The time for talk is over. The time for action is now.
That was the message from parents and grandparents as they gathered Saturday at the downtown branch of the Vancouver Public Library to speak to NDP minister of state for child care Katrina Chen.
The meeting was organized by the Coalition of Child Care Advocates of B.C. following the government’s budget announcement last week. Many parents and child care advocates expressed disappointment that the announcement made no mention of the NDP’s promised $10-a-day daycare plan.
“I appreciate the fact that you are listening but the time for listening is over the time for doing is now,” said Susan Harney, chair of the coalition and, more importantly, a grandmother of four, and full-time caregiver to two of her four grandchildren.
“Our kids can’t wait for compromise… they are counting on you, we are counting on you. You rose on this issue. You will go down on this issue if you don’t do something soon.”
Julia Smith, mom to eight-month-old Eleanor, said the family is on waiting lists at 14 different daycares. She said she’s been told by some daycare operators she should get on more waiting lists because the chances of a spot coming up in the next four months is slim.
Smith said she got on the list at one licensed in-home daycare in her neighbourhood when she was four months pregnant.
“They say they might have a spot in July 2018 so that will be after two years on a wait list,” she said.
Single-mom Laetitia Lerebourg, who is a full-time teacher, has daycare spots for her two children, but the cost is tremendous. She said she recently calculated that if the fee structure doesn’t change, by the time her youngest is ready for kindergarten she will have spent $100,000 on daycare.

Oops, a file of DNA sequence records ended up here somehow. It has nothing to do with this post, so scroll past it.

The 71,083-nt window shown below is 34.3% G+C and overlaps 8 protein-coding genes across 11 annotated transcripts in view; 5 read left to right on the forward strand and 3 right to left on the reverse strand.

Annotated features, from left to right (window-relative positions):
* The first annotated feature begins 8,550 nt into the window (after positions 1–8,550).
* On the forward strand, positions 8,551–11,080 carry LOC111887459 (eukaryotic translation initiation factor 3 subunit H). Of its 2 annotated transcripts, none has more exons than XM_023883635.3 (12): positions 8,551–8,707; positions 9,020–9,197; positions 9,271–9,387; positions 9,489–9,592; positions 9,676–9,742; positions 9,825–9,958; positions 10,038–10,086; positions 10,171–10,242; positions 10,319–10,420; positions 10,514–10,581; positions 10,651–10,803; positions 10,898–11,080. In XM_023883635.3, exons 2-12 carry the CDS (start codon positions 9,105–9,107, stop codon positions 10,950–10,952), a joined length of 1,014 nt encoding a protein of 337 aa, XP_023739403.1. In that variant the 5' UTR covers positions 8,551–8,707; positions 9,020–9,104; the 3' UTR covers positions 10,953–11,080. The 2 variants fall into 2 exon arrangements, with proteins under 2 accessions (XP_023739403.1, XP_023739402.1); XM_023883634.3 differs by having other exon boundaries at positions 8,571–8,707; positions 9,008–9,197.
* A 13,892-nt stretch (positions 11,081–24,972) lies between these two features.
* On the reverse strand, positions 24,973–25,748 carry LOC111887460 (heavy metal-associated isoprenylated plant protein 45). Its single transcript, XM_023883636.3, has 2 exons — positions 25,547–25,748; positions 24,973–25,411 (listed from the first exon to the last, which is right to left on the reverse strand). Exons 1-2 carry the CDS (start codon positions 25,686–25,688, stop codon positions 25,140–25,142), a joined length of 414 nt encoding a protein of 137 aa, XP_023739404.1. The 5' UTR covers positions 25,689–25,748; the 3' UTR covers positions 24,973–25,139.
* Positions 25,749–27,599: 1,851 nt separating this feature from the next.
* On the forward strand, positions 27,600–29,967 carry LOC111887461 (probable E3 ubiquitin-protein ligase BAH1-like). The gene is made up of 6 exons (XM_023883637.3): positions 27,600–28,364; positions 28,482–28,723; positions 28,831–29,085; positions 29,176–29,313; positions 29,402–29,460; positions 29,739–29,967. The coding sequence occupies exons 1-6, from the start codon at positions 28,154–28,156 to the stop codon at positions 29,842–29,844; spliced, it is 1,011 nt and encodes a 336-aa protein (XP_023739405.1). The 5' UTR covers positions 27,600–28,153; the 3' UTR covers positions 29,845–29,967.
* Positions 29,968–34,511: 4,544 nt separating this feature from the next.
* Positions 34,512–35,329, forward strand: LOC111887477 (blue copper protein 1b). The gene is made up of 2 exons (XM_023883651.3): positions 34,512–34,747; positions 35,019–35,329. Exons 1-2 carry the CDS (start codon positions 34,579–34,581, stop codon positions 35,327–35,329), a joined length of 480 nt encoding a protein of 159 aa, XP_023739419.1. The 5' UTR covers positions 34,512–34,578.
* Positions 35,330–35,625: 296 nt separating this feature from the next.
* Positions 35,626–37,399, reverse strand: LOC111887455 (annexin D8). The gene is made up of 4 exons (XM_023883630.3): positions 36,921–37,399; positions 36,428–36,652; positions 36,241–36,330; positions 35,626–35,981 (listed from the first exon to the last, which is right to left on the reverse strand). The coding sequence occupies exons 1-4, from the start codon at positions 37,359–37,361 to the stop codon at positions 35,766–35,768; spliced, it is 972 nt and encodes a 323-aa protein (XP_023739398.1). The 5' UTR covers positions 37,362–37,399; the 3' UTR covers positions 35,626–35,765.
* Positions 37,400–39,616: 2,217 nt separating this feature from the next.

“I feel sad. I feel mad. It’s not right. It’s not fair,” she said.
“We need to take action now… it should have been done this week.”
Sara Langlois is originally from Quebec, which has a universal child-care system. While it has its detractors, she said, the system works well for many.
“I can tell you that it’s light years away from what we see here in B.C. and for my friends in Quebec with two, sometimes three, children finding daycare is a non-issue and paying for it as well. They are always surprised at my decision to stay here in B.C. knowing that I struggled so much to find childcare in the first place and pay for it now that I have it.”
She is currently expecting her second child and questioning whether it is worth the cost of daycare to return to work after her maternity leave ends.
“My take-home pay cheque will soon be smaller than my child-care fees.”
In response to the comments, Chen said that finding and paying for child care is not something that should be a burden.
“It should not be a worry to any family,” she said, adding that child care should be a basic service.
Chen said she the $10-a-day plan is still on the table.
“Our government is very committed to the $10-a-day child care plan. That is still our goal because we know that it is the right thing to do and there’s a lot of work ahead of us.”